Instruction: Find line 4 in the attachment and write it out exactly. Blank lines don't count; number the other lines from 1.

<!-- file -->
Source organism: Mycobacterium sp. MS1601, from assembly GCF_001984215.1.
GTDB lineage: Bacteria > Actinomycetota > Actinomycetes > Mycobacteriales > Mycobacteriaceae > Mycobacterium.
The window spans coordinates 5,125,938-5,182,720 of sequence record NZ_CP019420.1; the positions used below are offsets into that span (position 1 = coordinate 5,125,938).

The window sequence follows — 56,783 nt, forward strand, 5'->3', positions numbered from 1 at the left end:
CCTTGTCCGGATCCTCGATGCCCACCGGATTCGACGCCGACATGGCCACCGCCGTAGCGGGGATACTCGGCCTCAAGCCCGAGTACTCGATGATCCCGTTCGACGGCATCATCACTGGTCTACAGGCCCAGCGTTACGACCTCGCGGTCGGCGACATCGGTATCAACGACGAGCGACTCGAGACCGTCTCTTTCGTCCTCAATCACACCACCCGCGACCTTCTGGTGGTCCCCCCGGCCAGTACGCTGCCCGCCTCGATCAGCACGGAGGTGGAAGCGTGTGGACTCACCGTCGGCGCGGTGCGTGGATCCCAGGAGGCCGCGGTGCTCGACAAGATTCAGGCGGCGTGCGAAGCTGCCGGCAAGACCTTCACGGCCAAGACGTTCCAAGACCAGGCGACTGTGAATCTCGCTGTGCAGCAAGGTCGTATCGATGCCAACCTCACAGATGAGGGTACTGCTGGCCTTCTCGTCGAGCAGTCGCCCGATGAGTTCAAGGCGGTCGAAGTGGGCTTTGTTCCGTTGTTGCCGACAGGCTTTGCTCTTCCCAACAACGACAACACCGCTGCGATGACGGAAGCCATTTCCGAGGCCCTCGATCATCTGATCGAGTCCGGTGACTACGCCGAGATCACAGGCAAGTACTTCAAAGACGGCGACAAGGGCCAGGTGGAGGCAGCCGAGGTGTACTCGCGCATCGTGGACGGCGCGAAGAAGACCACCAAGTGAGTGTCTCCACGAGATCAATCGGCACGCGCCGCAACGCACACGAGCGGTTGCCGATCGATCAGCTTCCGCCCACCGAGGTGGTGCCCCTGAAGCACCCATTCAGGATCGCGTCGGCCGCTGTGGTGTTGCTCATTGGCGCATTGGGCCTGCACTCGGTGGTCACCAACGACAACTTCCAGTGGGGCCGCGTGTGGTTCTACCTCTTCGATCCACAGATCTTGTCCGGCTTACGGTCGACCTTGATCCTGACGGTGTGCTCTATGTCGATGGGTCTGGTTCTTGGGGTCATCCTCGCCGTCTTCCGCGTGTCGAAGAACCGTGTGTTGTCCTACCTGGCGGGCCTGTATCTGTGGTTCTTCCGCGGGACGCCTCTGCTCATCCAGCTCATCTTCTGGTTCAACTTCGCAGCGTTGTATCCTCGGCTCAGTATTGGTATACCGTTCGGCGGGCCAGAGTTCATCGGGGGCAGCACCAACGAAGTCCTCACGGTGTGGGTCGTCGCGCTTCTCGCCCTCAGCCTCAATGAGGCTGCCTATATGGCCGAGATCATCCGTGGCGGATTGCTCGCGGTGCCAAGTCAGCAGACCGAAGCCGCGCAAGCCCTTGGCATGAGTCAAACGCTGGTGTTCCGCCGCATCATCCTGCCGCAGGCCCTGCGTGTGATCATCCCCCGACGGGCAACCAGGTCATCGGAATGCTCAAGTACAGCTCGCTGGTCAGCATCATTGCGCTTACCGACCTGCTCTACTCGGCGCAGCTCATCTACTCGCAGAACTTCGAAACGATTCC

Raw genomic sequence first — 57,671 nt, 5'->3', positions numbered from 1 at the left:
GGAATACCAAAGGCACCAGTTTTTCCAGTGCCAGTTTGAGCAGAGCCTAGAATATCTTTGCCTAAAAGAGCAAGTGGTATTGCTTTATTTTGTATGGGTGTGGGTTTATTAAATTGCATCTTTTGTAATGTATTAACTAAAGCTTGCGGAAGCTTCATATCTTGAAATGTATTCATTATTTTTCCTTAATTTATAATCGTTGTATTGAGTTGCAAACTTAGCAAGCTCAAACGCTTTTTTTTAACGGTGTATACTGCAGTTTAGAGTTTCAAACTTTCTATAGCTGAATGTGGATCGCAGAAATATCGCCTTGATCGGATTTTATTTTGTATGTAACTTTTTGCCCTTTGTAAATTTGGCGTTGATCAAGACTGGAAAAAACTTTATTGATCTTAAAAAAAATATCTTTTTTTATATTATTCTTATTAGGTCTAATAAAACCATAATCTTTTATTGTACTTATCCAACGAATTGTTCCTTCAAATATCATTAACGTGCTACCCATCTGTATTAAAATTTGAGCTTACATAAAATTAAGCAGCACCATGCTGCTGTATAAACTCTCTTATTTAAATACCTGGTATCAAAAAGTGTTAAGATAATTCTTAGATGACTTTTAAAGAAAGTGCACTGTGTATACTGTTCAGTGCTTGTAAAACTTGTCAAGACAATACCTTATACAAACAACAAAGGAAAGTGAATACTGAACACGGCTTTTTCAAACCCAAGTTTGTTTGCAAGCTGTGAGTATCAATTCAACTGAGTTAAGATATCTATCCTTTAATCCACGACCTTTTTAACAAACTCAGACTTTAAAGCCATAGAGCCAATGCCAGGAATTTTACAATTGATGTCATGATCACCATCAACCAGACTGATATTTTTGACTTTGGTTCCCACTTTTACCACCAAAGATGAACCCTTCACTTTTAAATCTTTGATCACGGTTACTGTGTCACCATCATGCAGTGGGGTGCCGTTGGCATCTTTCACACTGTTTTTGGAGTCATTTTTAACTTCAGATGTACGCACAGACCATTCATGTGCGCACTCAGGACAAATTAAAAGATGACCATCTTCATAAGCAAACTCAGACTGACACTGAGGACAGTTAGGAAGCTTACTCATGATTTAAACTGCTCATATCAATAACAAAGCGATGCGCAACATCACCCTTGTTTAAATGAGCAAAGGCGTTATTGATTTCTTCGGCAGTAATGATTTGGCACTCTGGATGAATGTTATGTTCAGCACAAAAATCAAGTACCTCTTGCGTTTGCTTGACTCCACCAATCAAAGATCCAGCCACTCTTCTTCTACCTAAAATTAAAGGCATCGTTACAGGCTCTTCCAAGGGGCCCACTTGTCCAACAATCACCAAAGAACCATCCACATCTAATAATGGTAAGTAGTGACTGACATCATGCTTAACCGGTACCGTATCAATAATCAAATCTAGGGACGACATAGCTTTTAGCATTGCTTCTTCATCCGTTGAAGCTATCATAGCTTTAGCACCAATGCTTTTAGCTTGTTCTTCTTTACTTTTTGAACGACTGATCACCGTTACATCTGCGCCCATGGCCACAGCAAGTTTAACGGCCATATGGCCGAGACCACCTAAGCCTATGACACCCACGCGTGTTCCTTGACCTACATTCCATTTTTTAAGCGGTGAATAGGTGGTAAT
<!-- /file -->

The window sequence follows — 56,783 nt, forward strand, 5'->3', positions numbered from 1 at the left end: